English Language Connected Speech and Pronunciation Elements
"How are you?" in this question, the inflection or accent is important. The speakers tone rises on "are" since they are the first to inquire over the other person. When responding as in "Fine, how are you?" the accent or rising tone shifts to the word "You."
The word "terrible" can present two specific problems. One is with the pronunciation of the "ble" ending in which the tongue is curled upwards to touch the hard palate lightly. The second problem might be with learners confusing "terrible" with "terrific" which of course are antonyms though they are similar in pronunciation.
The phrase, "… when you’re really sick" presents the grammatical use of adverbs before adjectives. How adverbs like extremely, really, very, pretty, fairly and somewhat are used in context as adjective modifiers makes for an excellent separate grammar lesson. So really then, what’s the difference between being extremely sick, really sick, very sick, fairly sick and somewhat sick as compared to just plain sick?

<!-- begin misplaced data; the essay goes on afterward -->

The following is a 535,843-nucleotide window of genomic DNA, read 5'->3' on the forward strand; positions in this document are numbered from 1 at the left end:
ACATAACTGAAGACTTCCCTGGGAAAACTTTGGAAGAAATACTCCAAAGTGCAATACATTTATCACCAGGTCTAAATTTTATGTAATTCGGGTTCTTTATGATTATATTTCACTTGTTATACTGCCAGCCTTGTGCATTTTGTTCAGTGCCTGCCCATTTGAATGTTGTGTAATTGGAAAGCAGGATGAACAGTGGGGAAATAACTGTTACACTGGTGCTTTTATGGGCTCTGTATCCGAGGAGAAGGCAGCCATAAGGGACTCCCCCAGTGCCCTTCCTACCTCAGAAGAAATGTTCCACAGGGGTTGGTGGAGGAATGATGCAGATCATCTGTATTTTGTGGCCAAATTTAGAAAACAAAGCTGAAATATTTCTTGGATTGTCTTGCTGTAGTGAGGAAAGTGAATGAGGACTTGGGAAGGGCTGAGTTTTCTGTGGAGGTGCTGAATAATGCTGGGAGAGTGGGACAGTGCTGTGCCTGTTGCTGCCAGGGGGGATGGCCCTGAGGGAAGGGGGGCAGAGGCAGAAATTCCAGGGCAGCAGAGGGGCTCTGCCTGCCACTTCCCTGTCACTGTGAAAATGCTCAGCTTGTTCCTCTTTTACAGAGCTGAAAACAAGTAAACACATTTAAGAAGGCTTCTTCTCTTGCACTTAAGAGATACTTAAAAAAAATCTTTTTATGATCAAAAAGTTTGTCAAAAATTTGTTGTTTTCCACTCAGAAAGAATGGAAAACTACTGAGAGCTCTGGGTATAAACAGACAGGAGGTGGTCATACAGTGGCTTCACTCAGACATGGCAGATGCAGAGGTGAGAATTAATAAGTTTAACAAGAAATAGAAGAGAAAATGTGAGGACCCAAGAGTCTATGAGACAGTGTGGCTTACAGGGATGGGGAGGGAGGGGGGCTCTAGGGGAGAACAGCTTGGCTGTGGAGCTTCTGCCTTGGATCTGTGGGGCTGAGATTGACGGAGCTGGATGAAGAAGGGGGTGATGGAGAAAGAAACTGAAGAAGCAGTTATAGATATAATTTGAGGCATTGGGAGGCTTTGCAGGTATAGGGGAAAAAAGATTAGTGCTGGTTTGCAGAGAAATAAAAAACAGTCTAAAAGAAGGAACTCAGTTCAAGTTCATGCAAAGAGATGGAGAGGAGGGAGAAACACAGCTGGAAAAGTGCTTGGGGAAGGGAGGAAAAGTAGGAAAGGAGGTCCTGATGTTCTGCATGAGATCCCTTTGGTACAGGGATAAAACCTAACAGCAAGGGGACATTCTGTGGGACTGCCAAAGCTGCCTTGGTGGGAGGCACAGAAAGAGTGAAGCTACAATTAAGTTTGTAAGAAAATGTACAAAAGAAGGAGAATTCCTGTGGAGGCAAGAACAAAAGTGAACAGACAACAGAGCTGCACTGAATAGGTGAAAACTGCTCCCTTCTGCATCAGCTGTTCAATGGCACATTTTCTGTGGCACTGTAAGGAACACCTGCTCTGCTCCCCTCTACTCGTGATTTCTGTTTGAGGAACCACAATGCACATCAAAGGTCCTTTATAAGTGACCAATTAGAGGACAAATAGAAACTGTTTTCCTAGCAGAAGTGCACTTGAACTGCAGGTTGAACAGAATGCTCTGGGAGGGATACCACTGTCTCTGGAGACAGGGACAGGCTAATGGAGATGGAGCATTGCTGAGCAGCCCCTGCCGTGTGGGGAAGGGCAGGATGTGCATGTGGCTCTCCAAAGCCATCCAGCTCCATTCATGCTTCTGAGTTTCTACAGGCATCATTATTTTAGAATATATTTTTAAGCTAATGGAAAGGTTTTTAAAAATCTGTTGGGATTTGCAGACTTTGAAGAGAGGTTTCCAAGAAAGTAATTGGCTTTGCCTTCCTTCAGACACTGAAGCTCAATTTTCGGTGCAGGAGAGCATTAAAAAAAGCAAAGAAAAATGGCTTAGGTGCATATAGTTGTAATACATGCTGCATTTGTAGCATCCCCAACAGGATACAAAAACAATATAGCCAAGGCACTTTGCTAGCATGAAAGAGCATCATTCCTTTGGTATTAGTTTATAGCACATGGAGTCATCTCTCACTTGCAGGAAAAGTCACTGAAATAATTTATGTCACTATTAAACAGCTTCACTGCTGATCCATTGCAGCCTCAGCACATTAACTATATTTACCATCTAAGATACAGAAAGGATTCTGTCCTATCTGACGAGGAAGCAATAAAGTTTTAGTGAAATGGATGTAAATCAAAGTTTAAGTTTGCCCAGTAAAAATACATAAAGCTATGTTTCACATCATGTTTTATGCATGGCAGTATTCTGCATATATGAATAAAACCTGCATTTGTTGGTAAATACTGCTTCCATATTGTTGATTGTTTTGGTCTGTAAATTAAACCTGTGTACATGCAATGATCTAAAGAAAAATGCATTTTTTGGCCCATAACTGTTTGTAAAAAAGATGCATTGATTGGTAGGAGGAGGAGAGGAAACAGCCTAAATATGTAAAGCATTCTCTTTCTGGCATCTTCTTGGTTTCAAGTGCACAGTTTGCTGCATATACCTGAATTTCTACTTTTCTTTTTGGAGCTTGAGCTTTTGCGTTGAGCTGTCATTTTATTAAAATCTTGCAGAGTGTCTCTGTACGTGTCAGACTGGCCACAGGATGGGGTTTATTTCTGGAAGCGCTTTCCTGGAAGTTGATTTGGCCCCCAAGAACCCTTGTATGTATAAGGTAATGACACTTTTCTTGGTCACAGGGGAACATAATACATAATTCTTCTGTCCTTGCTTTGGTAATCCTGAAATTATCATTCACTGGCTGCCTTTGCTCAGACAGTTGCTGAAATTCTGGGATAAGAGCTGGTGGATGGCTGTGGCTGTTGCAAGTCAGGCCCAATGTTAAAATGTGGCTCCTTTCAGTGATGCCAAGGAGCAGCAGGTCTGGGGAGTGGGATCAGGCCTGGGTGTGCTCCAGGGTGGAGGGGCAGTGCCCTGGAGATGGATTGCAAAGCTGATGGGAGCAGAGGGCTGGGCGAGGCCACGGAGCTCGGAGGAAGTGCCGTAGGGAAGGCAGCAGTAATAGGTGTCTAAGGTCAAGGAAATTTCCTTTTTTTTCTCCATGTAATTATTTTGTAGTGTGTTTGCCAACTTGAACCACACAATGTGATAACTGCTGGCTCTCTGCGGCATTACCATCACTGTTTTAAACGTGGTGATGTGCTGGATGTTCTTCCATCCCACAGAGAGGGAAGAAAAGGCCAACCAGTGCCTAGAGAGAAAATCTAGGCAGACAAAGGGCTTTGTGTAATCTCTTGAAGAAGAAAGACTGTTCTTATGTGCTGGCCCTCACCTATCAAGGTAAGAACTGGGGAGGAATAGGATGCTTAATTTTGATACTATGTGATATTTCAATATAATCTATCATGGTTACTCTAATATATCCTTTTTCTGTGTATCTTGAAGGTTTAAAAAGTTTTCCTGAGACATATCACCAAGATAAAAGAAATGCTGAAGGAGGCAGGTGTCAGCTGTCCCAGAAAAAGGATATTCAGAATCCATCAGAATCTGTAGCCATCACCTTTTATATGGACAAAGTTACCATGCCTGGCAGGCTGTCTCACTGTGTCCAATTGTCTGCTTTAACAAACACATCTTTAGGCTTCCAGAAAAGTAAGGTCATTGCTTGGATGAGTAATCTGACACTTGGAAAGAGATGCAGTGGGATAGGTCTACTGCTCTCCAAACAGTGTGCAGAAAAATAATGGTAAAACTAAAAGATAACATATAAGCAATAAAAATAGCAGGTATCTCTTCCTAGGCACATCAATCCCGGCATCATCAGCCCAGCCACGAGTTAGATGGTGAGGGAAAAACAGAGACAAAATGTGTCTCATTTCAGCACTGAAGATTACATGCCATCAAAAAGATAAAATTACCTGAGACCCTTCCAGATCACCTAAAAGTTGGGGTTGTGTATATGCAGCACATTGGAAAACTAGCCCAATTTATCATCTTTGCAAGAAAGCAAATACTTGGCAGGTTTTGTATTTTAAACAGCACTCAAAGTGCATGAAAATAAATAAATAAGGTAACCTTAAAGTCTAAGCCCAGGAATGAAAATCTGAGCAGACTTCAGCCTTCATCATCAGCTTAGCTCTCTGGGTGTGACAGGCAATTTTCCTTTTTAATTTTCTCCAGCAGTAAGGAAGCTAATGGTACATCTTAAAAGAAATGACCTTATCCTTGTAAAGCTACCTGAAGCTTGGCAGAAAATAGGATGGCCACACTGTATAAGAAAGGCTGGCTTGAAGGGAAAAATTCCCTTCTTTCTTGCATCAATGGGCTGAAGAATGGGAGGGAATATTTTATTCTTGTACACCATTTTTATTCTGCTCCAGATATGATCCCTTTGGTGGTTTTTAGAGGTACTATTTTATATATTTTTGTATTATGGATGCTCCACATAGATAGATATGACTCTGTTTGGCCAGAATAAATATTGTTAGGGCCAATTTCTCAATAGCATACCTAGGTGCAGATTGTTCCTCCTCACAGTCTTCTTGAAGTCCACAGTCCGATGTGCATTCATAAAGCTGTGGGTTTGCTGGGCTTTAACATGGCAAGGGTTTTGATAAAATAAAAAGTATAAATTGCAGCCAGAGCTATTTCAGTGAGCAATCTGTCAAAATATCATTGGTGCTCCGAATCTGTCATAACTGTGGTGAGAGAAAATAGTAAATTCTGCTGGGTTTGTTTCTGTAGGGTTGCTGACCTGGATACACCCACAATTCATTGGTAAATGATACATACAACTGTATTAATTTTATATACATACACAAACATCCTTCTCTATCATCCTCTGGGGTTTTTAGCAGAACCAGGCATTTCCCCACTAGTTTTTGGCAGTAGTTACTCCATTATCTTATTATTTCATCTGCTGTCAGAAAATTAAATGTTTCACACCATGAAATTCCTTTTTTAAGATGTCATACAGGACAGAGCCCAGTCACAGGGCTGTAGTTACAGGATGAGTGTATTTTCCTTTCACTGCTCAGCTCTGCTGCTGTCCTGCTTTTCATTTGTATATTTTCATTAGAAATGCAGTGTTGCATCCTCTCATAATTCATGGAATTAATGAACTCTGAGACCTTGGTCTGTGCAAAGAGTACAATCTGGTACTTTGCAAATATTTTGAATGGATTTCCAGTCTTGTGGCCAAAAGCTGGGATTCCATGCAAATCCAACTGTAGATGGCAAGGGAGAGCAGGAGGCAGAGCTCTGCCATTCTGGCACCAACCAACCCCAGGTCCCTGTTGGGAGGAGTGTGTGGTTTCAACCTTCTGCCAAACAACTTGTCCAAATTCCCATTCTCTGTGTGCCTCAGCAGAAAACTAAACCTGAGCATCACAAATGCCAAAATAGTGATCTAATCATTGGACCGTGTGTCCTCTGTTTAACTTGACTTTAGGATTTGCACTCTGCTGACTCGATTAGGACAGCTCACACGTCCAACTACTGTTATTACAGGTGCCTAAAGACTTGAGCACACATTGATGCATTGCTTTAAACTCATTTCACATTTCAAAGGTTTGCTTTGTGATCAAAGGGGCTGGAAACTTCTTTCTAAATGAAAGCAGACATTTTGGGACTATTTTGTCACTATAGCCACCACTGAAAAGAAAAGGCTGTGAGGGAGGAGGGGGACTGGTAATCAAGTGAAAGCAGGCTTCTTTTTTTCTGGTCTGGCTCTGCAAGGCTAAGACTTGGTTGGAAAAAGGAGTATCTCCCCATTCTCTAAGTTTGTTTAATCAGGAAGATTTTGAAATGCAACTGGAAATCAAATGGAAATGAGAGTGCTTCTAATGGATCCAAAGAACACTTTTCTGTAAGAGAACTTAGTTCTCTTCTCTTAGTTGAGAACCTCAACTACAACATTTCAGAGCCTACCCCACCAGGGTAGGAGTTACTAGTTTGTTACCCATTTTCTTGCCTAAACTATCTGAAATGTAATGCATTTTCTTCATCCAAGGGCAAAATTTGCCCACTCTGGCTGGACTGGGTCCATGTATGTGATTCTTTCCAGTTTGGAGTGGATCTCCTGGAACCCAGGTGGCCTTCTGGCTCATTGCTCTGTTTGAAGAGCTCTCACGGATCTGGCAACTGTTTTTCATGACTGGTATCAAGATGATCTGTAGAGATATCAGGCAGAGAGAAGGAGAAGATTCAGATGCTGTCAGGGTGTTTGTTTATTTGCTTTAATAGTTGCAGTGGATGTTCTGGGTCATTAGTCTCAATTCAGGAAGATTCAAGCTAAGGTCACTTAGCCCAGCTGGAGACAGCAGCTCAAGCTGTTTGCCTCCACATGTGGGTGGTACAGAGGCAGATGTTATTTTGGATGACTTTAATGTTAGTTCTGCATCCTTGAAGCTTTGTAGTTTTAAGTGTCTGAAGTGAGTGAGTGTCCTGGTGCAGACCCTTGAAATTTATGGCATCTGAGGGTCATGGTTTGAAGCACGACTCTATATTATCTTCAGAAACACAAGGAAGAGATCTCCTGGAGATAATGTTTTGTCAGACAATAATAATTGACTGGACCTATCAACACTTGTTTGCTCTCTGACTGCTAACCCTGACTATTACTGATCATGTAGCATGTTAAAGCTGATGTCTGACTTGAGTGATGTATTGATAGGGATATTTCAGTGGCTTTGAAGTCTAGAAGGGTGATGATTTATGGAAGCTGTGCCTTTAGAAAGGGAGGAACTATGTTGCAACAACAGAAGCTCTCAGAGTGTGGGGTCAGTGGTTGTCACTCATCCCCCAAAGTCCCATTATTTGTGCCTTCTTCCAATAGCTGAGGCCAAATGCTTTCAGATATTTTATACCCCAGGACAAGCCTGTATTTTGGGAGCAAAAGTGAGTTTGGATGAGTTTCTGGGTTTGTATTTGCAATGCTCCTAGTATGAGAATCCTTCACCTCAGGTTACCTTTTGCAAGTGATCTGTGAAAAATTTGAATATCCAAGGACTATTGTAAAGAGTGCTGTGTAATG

"Really?" This confirmation discourse marker is very similar in concept to those used in other foreign languages. It is always interesting to review how, when and where these can be used in a variety of conversational situations. This sort of English grammar point often does not appear in textbooks, courses or conversation club practice, yet is an integral element in colloquial conversations in English. "Yeah" is another confirmation discourse marker that can be applied over a broad range of conversational situations.